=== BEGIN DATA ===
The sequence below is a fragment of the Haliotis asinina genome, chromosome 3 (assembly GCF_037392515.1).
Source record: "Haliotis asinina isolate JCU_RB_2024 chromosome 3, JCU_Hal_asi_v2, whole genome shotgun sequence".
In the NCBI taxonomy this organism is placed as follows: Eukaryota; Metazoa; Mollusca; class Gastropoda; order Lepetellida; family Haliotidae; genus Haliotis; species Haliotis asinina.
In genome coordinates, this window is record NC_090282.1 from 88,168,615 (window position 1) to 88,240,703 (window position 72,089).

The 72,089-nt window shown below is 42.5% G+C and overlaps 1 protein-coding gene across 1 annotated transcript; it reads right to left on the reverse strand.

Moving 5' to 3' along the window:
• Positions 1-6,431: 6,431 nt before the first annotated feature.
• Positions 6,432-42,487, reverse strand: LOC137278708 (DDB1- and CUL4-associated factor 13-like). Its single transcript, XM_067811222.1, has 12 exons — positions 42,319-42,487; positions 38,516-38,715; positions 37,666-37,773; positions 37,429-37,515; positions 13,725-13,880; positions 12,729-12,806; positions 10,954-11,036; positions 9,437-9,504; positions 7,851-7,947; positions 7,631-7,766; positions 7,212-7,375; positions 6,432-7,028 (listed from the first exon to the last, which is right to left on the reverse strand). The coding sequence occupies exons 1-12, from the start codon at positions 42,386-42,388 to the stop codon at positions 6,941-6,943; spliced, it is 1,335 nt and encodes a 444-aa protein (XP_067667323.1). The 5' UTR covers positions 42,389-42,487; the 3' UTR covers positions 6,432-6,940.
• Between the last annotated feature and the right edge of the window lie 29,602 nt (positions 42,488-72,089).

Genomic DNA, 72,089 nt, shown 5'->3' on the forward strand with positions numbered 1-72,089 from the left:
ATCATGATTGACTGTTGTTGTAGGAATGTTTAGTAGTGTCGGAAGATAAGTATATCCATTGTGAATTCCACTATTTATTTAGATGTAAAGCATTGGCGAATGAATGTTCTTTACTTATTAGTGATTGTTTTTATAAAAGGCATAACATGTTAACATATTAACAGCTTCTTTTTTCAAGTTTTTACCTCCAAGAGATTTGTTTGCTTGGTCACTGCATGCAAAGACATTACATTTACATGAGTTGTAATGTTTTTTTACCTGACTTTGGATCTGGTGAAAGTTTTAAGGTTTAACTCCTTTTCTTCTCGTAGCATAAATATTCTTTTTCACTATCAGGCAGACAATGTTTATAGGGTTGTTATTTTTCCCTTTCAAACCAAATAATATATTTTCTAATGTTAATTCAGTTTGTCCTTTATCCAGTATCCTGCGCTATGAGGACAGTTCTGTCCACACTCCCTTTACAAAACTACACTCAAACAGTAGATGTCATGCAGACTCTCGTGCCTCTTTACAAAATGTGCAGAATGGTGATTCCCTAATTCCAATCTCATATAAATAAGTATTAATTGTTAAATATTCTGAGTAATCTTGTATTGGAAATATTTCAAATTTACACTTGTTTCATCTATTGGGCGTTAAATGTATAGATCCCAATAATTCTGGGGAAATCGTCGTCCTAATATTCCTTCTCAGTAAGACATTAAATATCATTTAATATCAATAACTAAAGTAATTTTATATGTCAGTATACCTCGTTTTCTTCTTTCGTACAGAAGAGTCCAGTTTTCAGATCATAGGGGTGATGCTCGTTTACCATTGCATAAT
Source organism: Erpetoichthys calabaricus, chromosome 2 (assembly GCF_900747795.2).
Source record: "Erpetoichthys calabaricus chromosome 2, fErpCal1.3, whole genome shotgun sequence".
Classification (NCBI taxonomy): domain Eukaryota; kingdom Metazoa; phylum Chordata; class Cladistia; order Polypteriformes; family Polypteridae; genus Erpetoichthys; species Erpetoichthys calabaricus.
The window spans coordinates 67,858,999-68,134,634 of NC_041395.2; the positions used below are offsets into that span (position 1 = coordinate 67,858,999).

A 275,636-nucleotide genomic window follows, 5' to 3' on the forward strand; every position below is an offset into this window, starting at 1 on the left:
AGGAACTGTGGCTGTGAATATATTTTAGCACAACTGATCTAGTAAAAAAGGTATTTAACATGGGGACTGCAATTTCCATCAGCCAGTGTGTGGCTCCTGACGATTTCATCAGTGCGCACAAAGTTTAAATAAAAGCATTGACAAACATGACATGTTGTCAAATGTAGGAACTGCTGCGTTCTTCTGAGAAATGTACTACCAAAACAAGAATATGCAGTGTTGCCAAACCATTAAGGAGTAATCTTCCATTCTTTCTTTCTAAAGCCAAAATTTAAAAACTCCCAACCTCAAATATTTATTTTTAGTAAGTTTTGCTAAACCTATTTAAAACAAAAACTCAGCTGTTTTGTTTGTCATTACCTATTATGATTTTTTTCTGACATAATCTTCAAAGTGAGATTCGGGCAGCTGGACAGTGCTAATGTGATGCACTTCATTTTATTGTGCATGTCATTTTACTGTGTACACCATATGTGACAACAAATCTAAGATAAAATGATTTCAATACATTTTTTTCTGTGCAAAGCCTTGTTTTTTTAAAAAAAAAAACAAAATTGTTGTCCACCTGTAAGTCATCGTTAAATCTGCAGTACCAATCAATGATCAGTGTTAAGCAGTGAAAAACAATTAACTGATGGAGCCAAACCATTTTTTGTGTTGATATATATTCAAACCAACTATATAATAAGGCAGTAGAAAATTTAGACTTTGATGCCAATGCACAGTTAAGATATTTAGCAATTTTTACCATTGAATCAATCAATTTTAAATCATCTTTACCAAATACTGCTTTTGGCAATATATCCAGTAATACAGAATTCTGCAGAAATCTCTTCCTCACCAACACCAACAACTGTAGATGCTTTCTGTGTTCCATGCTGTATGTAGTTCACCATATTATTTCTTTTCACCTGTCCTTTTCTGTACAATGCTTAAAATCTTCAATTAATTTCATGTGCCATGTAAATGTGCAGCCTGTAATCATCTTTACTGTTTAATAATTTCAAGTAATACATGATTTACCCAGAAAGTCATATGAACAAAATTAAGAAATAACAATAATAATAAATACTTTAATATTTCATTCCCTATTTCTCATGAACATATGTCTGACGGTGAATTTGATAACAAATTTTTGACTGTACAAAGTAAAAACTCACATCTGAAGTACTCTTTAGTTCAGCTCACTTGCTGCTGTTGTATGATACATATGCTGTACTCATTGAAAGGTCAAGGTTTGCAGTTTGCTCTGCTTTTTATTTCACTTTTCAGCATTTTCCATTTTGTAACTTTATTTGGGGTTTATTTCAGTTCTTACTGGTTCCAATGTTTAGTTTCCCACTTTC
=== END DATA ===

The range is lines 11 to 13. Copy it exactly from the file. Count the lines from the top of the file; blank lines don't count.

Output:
ATCATGATTGACTGTTGTTGTAGGAATGTTTAGTAGTGTCGGAAGATAAGTATATCCATTGTGAATTCCACTATTTATTTAGATGTAAAGCATTGGCGAATGAATGTTCTTTACTTATTAGTGATTGTTTTTATAAAAGGCATAACATGTTAACATATTAACAGCTTCTTTTTTCAAGTTTTTACCTCCAAGAGATTTGTTTGCTTGGTCACTGCATGCAAAGACATTACATTTACATGAGTTGTAATGTTTTTTTACCTGACTTTGGATCTGGTGAAAGTTTTAAGGTTTAACTCCTTTTCTTCTCGTAGCATAAATATTCTTTTTCACTATCAGGCAGACAATGTTTATAGGGTTGTTATTTTTCCCTTTCAAACCAAATAATATATTTTCTAATGTTAATTCAGTTTGTCCTTTATCCAGTATCCTGCGCTATGAGGACAGTTCTGTCCACACTCCCTTTACAAAACTACACTCAAACAGTAGATGTCATGCAGACTCTCGTGCCTCTTTACAAAATGTGCAGAATGGTGATTCCCTAATTCCAATCTCATATAAATAAGTATTAATTGTTAAATATTCTGAGTAATCTTGTATTGGAAATATTTCAAATTTACACTTGTTTCATCTATTGGGCGTTAAATGTATAGATCCCAATAATTCTGGGGAAATCGTCGTCCTAATATTCCTTCTCAGTAAGACATTAAATATCATTTAATATCAATAACTAAAGTAATTTTATATGTCAGTATACCTCGTTTTCTTCTTTCGTACAGAAGAGTCCAGTTTTCAGATCATAGGGGTGATGCTCGTTTACCATTGCATAAT
Source organism: Erpetoichthys calabaricus, chromosome 2 (assembly GCF_900747795.2).
Source record: "Erpetoichthys calabaricus chromosome 2, fErpCal1.3, whole genome shotgun sequence".